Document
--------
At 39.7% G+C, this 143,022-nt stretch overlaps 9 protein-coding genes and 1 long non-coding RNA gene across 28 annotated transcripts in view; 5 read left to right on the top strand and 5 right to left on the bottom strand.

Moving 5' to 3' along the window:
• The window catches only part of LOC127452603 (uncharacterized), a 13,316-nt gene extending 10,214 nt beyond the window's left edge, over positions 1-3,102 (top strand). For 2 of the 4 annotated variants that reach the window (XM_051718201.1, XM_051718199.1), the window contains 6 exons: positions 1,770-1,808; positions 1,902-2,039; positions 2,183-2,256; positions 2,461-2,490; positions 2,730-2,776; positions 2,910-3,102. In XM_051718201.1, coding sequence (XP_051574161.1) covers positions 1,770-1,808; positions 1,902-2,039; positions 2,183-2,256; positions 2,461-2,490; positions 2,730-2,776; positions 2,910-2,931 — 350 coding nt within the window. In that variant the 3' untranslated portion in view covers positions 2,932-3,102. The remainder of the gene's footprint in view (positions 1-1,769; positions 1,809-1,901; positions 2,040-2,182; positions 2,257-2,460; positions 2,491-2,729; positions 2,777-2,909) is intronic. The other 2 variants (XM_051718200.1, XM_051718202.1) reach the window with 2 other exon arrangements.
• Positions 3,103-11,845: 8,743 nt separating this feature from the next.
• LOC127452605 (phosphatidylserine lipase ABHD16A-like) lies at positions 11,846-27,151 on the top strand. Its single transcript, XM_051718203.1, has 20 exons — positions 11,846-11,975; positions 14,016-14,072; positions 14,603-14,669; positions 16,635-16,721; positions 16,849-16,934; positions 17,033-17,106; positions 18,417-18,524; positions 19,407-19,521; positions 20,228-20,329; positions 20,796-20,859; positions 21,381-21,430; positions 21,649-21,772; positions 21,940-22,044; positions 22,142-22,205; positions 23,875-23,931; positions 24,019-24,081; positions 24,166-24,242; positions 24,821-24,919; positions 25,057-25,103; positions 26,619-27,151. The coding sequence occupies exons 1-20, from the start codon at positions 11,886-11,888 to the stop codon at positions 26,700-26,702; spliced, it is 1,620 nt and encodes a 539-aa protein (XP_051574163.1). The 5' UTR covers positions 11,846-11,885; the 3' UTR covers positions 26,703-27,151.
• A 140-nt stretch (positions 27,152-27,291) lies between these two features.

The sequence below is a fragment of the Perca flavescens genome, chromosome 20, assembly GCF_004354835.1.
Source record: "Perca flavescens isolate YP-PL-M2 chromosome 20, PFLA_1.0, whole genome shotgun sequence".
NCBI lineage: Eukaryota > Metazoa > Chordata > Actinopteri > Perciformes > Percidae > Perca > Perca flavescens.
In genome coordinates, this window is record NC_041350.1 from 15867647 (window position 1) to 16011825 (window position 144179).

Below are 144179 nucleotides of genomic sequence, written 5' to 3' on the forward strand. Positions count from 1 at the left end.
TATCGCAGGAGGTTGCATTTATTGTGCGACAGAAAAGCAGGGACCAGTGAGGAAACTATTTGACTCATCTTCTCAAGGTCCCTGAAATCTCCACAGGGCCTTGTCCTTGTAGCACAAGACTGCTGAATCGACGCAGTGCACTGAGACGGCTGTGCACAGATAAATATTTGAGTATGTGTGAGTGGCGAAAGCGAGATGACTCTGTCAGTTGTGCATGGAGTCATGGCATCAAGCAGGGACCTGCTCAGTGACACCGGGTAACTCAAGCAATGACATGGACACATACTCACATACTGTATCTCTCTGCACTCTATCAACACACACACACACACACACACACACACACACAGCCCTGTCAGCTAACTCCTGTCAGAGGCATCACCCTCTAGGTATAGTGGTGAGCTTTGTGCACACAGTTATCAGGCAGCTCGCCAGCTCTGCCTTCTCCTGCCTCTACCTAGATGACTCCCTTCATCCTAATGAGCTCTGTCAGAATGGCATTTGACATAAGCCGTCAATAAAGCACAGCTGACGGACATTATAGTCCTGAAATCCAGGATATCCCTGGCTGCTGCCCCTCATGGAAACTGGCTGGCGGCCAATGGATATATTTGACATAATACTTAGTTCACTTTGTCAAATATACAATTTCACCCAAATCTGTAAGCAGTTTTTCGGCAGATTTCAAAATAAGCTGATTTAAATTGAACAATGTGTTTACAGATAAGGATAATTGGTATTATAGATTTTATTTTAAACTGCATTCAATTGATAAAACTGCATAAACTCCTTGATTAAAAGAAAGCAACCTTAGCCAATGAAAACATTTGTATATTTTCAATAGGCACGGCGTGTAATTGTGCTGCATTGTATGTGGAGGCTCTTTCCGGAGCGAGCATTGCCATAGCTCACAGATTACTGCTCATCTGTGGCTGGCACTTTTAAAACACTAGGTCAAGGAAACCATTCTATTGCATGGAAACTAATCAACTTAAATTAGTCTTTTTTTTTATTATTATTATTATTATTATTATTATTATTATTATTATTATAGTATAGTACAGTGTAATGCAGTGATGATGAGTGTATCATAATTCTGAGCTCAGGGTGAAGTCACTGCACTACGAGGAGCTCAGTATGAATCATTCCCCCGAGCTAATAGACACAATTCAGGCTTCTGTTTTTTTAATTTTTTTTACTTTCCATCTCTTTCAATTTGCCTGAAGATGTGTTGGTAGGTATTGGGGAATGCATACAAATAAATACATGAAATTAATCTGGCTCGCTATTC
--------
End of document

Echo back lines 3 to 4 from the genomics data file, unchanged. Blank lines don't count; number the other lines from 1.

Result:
• The window catches only part of LOC127452603 (uncharacterized), a 13,316-nt gene extending 10,214 nt beyond the window's left edge, over positions 1-3,102 (top strand). For 2 of the 4 annotated variants that reach the window (XM_051718201.1, XM_051718199.1), the window contains 6 exons: positions 1,770-1,808; positions 1,902-2,039; positions 2,183-2,256; positions 2,461-2,490; positions 2,730-2,776; positions 2,910-3,102. In XM_051718201.1, coding sequence (XP_051574161.1) covers positions 1,770-1,808; positions 1,902-2,039; positions 2,183-2,256; positions 2,461-2,490; positions 2,730-2,776; positions 2,910-2,931 — 350 coding nt within the window. In that variant the 3' untranslated portion in view covers positions 2,932-3,102. The remainder of the gene's footprint in view (positions 1-1,769; positions 1,809-1,901; positions 2,040-2,182; positions 2,257-2,460; positions 2,491-2,729; positions 2,777-2,909) is intronic. The other 2 variants (XM_051718200.1, XM_051718202.1) reach the window with 2 other exon arrangements.
• Positions 3,103-11,845: 8,743 nt separating this feature from the next.